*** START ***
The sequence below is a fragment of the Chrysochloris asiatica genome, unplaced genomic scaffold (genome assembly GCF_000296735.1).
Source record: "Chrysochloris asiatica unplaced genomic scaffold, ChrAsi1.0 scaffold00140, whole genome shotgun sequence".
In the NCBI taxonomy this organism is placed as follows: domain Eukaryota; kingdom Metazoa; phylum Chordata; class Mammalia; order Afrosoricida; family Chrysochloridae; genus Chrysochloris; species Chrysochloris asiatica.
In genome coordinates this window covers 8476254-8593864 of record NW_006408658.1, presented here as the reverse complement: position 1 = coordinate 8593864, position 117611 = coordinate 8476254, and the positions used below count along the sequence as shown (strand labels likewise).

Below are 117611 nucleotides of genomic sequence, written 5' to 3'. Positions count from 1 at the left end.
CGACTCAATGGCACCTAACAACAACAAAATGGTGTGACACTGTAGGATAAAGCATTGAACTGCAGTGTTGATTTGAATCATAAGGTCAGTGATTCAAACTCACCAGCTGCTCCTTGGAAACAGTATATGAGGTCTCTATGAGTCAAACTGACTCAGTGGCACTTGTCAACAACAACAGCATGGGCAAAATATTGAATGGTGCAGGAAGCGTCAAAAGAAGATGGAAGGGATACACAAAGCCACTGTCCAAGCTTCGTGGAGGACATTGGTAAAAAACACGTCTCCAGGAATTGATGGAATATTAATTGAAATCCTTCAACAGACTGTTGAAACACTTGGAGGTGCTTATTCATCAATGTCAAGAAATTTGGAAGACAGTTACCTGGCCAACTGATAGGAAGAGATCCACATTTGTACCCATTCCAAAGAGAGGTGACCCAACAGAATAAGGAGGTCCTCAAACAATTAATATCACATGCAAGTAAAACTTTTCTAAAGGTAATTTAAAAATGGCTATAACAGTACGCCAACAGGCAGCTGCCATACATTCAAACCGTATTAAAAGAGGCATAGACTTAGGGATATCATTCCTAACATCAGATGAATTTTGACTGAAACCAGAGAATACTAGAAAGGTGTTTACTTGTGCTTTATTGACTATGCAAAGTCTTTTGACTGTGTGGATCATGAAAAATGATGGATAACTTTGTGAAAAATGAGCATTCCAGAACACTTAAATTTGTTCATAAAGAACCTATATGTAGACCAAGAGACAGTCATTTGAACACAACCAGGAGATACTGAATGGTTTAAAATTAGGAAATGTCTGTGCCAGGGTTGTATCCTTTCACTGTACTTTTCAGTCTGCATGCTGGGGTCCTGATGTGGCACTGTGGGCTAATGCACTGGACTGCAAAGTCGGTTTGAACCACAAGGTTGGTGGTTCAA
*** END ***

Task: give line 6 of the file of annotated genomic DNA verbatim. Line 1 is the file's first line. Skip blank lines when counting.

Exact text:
CGACTCAATGGCACCTAACAACAACAAAATGGTGTGACACTGTAGGATAAAGCATTGAACTGCAGTGTTGATTTGAATCATAAGGTCAGTGATTCAAACTCACCAGCTGCTCCTTGGAAACAGTATATGAGGTCTCTATGAGTCAAACTGACTCAGTGGCACTTGTCAACAACAACAGCATGGGCAAAATATTGAATGGTGCAGGAAGCGTCAAAAGAAGATGGAAGGGATACACAAAGCCACTGTCCAAGCTTCGTGGAGGACATTGGTAAAAAACACGTCTCCAGGAATTGATGGAATATTAATTGAAATCCTTCAACAGACTGTTGAAACACTTGGAGGTGCTTATTCATCAATGTCAAGAAATTTGGAAGACAGTTACCTGGCCAACTGATAGGAAGAGATCCACATTTGTACCCATTCCAAAGAGAGGTGACCCAACAGAATAAGGAGGTCCTCAAACAATTAATATCACATGCAAGTAAAACTTTTCTAAAGGTAATTTAAAAATGGCTATAACAGTACGCCAACAGGCAGCTGCCATACATTCAAACCGTATTAAAAGAGGCATAGACTTAGGGATATCATTCCTAACATCAGATGAATTTTGACTGAAACCAGAGAATACTAGAAAGGTGTTTACTTGTGCTTTATTGACTATGCAAAGTCTTTTGACTGTGTGGATCATGAAAAATGATGGATAACTTTGTGAAAAATGAGCATTCCAGAACACTTAAATTTGTTCATAAAGAACCTATATGTAGACCAAGAGACAGTCATTTGAACACAACCAGGAGATACTGAATGGTTTAAAATTAGGAAATGTCTGTGCCAGGGTTGTATCCTTTCACTGTACTTTTCAGTCTGCATGCTGGGGTCCTGATGTGGCACTGTGGGCTAATGCACTGGACTGCAAAGTCGGTTTGAACCACAAGGTTGGTGGTTCAA